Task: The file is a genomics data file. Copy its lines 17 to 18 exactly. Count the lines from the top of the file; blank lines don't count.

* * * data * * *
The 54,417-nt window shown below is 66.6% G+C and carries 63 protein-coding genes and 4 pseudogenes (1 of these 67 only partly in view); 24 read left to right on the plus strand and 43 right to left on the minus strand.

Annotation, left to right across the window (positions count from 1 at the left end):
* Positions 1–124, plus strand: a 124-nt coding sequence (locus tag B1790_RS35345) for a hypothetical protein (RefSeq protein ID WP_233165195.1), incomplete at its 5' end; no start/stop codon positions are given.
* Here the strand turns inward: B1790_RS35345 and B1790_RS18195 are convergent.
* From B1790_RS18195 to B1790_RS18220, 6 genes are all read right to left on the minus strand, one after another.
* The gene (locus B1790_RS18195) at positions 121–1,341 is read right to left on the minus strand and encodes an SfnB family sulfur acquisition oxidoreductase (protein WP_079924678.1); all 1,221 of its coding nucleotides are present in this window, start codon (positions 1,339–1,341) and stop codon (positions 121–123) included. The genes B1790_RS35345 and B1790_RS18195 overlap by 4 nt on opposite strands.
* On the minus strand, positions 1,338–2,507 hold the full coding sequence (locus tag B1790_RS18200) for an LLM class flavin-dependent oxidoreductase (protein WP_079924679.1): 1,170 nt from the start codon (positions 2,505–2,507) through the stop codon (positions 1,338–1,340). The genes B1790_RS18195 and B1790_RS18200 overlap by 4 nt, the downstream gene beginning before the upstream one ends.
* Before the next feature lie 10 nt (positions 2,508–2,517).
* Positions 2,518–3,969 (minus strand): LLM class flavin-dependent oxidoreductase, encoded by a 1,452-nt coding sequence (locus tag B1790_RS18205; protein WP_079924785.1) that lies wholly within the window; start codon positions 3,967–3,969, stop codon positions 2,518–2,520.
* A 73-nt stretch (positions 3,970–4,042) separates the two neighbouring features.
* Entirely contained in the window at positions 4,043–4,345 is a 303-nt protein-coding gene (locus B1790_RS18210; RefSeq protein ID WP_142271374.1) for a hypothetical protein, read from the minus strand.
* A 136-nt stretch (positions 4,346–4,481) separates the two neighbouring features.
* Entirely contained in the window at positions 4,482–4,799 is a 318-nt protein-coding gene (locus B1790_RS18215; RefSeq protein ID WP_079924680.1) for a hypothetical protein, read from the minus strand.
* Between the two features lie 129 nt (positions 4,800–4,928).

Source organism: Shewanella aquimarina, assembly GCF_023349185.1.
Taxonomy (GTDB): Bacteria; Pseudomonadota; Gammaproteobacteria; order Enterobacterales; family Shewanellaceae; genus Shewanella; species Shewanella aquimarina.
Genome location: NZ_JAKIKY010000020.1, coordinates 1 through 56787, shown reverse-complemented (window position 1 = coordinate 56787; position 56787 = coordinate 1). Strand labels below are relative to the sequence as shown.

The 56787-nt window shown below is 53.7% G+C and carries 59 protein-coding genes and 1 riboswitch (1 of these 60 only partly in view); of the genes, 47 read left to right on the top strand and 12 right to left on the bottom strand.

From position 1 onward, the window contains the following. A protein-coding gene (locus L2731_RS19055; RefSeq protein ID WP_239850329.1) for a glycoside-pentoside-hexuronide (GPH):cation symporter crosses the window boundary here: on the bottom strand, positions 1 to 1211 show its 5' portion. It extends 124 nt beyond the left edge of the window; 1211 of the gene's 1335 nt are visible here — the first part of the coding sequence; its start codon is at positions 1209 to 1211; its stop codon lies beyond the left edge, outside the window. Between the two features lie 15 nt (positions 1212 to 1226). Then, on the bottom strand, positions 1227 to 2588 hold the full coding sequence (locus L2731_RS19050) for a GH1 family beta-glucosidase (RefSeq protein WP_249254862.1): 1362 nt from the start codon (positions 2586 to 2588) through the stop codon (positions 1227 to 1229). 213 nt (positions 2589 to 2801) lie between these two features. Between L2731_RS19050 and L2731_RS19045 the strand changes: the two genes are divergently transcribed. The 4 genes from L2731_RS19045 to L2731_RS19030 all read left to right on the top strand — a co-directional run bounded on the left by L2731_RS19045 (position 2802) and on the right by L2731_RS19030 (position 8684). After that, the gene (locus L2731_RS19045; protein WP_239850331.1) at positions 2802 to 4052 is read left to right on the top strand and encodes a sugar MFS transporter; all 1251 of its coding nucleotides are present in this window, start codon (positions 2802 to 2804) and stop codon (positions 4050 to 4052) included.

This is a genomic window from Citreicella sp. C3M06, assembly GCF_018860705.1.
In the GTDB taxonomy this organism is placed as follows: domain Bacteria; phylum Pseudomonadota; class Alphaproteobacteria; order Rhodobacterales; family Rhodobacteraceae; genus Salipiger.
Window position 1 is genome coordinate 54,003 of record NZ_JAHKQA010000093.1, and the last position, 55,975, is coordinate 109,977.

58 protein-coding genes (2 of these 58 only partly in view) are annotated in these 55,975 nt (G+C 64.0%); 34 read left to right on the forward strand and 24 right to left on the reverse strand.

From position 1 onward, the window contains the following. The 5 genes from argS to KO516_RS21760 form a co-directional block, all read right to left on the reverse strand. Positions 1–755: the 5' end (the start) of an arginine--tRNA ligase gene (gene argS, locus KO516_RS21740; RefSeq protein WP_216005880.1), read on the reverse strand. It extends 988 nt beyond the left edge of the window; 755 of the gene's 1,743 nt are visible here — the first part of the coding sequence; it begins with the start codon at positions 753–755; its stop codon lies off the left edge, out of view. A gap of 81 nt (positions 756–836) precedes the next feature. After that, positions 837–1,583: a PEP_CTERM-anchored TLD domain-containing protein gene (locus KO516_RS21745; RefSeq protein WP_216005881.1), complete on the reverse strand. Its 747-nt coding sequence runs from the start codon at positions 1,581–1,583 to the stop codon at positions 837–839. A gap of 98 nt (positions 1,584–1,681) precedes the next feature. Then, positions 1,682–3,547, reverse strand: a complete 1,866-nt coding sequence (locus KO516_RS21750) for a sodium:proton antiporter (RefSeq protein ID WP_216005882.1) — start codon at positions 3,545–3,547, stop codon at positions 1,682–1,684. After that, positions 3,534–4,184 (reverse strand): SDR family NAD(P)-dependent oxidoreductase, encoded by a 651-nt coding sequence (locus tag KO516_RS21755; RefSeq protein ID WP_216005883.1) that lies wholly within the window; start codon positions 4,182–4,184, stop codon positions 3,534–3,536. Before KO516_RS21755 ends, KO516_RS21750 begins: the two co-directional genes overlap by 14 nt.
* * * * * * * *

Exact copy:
Genome location: NZ_JAKIKY010000020.1, coordinates 1 through 56787, shown reverse-complemented (window position 1 = coordinate 56787; position 56787 = coordinate 1). Strand labels below are relative to the sequence as shown.

The 56787-nt window shown below is 53.7% G+C and carries 59 protein-coding genes and 1 riboswitch (1 of these 60 only partly in view); of the genes, 47 read left to right on the top strand and 12 right to left on the bottom strand.